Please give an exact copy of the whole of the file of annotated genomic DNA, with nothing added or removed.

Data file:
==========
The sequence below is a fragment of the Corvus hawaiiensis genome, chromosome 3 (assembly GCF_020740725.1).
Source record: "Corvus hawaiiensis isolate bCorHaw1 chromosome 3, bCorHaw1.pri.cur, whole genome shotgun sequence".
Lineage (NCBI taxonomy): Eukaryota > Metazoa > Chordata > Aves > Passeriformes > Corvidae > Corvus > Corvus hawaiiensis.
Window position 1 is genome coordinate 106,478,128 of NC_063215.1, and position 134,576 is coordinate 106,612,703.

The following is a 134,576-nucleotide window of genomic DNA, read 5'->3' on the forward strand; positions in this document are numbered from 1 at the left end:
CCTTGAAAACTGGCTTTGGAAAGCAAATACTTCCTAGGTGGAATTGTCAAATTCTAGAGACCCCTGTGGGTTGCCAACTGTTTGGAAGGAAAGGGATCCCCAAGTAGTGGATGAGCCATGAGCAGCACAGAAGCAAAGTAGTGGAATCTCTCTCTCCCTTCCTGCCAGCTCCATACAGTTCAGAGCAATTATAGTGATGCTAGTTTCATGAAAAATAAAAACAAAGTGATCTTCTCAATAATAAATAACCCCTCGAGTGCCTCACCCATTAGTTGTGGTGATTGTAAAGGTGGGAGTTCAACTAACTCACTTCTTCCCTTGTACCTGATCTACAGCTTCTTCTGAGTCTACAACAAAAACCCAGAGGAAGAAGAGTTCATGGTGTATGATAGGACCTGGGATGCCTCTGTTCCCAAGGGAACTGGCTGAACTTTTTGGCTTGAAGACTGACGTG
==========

The sequence below is a fragment of the Corvus hawaiiensis genome, chromosome 3 (assembly GCF_020740725.1).
Source record: "Corvus hawaiiensis isolate bCorHaw1 chromosome 3, bCorHaw1.pri.cur, whole genome shotgun sequence".
Lineage (NCBI taxonomy): Eukaryota > Metazoa > Chordata > Aves > Passeriformes > Corvidae > Corvus > Corvus hawaiiensis.
Window position 1 is genome coordinate 106,478,128 of NC_063215.1, and position 134,576 is coordinate 106,612,703.

The following is a 134,576-nucleotide window of genomic DNA, read 5'->3' on the forward strand; positions in this document are numbered from 1 at the left end:
CCTTGAAAACTGGCTTTGGAAAGCAAATACTTCCTAGGTGGAATTGTCAAATTCTAGAGACCCCTGTGGGTTGCCAACTGTTTGGAAGGAAAGGGATCCCCAAGTAGTGGATGAGCCATGAGCAGCACAGAAGCAAAGTAGTGGAATCTCTCTCTCCCTTCCTGCCAGCTCCATACAGTTCAGAGCAATTATAGTGATGCTAGTTTCATGAAAAATAAAAACAAAGTGATCTTCTCAATAATAAATAACCCCTCGAGTGCCTCACCCATTAGTTGTGGTGATTGTAAAGGTGGGAGTTCAACTAACTCACTTCTTCCCTTGTACCTGATCTACAGCTTCTTCTGAGTCTACAACAAAAACCCAGAGGAAGAAGAGTTCATGGTGTATGATAGGACCTGGGATGCCTCTGTTCCCAAGGGAACTGGCTGAACTTTTTGGCTTGAAGACTGACGTG